Movie News & Reviews

Final ‘Hobbit’ leans too heavily on action

Peter Jackson’s “The Lord of the Rings” trilogy serves as a monumental testimony to what can happen when a director with boundless imagination, advancements in technology and a beloved story come together. The result is magic.

But Jackson’s “Hobbit” trilogy — noteworthy for the way Jackson has transformed the book into a visual feast and delivers the tent pole moments — ends on a different note, with uninspired battles and muddled characters.

In the final chapter, “The Hobbit: The Battle of the Five Armies,” which opens in theaters Tuesday, Dec. 16, personal moments are overshadowed by endless battles with characters poorly defined. All it would have taken is a slight reduction in the endless clash between computer-generated characters to allow for deeper emotions to resonate, such as those between Bard the Bowman (Luke Evans) and his family or the blossoming ill-fated love of Tauriel (Evangeline Lilly) and Kili (Aidan Turner).

That wasn’t the case.

Even the good-natured Bilbo Baggins (Martin Freeman) doesn’t have enough screen time to bring his tender, journeyman touch to the tale. Freeman, a remarkable actor, can’t make a role work when he’s reduced to a footnote in the story.

Jackson’s skill as a storyteller — that was so well displayed in the “Rings” movies — has been replaced by a mishmash of action with recycled characters. The most annoying example is Ryan Cage’s role of Lake-town flunky Alfrid, which has been expanded from a meaningless player to a painfully unfunny comic relief.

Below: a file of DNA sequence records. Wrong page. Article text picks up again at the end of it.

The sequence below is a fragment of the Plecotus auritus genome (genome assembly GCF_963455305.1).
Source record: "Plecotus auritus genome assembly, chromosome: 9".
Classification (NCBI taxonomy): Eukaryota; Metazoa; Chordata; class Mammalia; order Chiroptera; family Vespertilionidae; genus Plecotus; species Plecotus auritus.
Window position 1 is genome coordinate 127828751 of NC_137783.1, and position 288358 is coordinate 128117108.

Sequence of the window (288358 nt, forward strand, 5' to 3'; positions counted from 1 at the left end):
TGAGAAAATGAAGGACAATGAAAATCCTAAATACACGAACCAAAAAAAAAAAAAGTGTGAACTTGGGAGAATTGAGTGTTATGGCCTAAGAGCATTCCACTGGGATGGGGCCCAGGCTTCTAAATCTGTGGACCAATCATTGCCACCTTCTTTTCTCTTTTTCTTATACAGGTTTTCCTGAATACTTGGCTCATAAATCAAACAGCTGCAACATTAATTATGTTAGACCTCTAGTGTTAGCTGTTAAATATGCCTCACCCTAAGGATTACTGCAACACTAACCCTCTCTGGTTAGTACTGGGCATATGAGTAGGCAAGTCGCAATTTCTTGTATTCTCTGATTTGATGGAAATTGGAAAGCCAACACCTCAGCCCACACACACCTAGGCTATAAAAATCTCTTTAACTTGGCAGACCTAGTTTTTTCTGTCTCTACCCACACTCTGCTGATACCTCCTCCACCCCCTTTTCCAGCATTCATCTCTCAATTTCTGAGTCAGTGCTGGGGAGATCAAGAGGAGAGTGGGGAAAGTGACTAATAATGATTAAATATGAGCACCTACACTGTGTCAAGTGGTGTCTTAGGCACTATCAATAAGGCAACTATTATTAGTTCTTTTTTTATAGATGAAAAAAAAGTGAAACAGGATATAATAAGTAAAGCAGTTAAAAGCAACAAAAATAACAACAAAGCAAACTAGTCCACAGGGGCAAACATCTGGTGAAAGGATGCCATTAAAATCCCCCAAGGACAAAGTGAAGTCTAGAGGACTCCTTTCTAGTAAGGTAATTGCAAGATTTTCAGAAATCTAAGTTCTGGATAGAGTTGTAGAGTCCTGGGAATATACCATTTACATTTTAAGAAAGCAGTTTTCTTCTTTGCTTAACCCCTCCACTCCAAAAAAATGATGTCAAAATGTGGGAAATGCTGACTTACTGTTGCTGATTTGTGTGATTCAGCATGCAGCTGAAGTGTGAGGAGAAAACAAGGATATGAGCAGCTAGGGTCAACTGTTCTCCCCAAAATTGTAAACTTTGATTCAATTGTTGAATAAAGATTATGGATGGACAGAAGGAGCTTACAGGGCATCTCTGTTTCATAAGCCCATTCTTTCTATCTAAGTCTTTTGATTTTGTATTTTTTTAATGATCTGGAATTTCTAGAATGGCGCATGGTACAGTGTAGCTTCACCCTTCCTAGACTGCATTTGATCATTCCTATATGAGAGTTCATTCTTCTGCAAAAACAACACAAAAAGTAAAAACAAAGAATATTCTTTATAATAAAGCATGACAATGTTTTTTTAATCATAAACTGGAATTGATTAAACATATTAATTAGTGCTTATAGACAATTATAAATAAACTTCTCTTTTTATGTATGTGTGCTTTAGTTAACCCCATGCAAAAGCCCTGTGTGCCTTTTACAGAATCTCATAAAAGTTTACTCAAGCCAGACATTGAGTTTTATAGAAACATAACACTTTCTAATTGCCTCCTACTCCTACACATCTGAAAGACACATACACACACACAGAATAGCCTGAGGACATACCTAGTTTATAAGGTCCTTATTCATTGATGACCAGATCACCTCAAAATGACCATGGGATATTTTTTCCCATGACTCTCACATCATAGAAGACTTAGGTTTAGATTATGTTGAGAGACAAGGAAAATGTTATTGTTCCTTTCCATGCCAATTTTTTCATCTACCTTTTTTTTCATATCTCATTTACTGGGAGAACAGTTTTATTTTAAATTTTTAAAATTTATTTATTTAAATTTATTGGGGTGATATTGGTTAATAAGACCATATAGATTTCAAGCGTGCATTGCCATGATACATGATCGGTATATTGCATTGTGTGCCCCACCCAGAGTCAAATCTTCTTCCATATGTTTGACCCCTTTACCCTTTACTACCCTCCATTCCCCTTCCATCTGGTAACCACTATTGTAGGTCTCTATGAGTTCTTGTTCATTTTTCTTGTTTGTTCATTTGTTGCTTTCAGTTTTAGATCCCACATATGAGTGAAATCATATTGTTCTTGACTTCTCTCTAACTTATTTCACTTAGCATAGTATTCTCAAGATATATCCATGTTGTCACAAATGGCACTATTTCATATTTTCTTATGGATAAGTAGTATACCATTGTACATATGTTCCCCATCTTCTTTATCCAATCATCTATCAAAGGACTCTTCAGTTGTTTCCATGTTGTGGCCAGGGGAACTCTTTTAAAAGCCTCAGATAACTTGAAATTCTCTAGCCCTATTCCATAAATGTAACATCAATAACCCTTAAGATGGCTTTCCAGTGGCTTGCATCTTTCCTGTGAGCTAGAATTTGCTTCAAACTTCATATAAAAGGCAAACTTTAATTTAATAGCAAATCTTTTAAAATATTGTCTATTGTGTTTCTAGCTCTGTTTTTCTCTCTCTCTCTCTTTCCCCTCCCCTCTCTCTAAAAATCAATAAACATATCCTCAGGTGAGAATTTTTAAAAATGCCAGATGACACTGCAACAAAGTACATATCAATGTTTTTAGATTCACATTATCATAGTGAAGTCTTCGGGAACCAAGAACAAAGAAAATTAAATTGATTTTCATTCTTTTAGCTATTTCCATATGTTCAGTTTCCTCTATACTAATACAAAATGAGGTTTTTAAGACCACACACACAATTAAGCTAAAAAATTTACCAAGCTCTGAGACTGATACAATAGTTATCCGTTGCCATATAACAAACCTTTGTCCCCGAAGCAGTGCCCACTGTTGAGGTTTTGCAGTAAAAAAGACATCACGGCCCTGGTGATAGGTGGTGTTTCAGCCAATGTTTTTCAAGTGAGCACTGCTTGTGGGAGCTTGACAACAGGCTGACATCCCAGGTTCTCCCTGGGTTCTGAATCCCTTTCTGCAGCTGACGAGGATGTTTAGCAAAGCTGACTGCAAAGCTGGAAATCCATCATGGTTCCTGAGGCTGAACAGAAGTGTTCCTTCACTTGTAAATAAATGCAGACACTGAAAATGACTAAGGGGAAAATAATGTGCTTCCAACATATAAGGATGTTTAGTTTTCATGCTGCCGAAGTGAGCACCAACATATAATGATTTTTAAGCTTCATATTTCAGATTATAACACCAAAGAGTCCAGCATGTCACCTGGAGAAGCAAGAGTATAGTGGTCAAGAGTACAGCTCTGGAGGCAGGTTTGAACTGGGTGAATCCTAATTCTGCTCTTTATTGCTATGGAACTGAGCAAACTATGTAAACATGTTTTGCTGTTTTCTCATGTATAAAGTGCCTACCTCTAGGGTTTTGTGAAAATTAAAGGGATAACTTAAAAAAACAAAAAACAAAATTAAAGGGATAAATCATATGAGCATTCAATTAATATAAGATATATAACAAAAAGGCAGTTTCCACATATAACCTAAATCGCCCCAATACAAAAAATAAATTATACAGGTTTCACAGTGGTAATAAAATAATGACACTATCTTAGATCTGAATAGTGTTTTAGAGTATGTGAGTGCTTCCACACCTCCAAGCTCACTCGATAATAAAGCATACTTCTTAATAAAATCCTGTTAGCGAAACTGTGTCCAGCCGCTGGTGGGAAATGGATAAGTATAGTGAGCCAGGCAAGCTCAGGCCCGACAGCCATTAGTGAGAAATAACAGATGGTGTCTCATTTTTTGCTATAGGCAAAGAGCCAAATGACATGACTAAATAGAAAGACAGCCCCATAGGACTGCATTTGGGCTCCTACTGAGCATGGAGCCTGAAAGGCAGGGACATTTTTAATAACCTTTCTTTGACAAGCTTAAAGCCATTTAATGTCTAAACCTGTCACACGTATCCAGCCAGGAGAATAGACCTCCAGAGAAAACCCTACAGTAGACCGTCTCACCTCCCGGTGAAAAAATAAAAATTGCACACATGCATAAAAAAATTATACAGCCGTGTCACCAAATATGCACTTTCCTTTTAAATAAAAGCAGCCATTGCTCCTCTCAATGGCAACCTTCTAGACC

Appearances by Cate Blanchett as Galadriel and Christopher Lee as Saruman feel forced, as if Jackson was more interested in giving loyal fans a treat than keeping to the story structure. Just because this is the end doesn’t mean everyone needs to take a curtain bow.

“The Five Armies,” the conclusion to “The Desolation of Smaug,” starts so abruptly, you’ll be checking to make sure you haven’t arrived after the movie had started. It’s been a year since the first half ended, but Jackson treats it like yesterday, cranking up the film just frames after the last movie stopped dead in its dragon tracks.

It takes a few minutes to get re-oriented to what’s really happening. The Dwarves of Erebor have reclaimed the tremendous wealth of their homeland. In the process, they have released Smaug — the fire-breathing dragon voiced by Benedict Cumberbatch. As Lake-town is reduced to rubble, all of the armies converge on the mountain to lay claim to the treasure.

If all you want are massive battle scenes, then this film will feel like a triumph. There was a time when fields covered with thousands of warriors would have been impressive enough. But audiences are too savvy to filmmaking to be blinded by quantity over quality. The battles aren’t as crisp as they should be in the 3-D version. The process always darkens the image and this movie’s inherently lack of lighting suffers more because of the gimmicky film process.

The two main problems with “The Battle of the Five Armies” is the abrupt leap into the story coupled with an over indulgence in computer-generated military chaos. In a film series that has pressed the importance of even the simplest person, the last film replaces the oneness of a touching story with the blinding fury of the action sequences.

It’s not a bad ending to the Hobbit’s unexpected journey, but it does not reach the standard set by the other films. But even with all its flaws, there is a brave cinematic heart at the core that makes even this weaker Jackson film better than most.

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